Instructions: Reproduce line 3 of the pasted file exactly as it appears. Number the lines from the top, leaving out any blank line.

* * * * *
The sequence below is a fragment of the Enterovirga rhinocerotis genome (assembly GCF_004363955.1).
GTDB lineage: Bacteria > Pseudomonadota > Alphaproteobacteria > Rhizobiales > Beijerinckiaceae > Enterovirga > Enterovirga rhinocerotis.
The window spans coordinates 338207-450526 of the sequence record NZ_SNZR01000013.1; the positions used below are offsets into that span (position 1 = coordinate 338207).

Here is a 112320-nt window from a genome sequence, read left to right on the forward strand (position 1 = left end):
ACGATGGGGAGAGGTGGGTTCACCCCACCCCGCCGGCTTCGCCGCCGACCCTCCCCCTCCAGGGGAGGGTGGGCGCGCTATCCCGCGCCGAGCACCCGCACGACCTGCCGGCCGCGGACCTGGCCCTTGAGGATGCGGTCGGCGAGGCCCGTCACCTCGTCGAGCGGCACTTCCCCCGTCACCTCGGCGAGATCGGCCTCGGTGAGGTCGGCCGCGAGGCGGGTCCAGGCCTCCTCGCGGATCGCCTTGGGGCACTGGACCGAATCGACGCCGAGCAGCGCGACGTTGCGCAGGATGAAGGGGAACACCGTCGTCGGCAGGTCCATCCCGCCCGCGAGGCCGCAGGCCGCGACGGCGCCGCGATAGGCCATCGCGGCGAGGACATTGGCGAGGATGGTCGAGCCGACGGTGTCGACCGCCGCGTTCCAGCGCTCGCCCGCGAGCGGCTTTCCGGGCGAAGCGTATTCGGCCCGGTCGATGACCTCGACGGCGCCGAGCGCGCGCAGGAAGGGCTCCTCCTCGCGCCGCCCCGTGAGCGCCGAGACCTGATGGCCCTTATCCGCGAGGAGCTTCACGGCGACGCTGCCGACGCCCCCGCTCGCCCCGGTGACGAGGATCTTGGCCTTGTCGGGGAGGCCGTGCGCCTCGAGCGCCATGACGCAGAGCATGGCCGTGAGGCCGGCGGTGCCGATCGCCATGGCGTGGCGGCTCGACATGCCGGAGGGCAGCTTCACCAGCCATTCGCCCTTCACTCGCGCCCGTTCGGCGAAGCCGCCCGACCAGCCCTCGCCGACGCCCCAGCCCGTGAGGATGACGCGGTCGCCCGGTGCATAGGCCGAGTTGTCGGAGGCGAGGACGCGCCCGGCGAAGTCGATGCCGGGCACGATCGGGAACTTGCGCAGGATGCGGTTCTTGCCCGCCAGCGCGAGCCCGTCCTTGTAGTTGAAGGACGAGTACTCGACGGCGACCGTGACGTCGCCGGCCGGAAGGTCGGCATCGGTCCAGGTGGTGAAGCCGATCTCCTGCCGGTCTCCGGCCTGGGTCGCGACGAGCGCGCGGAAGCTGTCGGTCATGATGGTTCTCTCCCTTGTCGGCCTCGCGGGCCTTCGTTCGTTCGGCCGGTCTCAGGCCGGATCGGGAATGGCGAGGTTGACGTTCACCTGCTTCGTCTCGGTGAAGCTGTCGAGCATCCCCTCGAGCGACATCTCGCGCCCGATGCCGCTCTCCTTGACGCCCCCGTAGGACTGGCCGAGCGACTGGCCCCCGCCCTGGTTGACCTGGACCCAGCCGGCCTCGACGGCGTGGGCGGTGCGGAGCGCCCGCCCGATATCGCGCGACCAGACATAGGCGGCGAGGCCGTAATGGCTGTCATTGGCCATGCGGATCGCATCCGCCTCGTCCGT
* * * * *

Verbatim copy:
The window spans coordinates 338207-450526 of the sequence record NZ_SNZR01000013.1; the positions used below are offsets into that span (position 1 = coordinate 338207).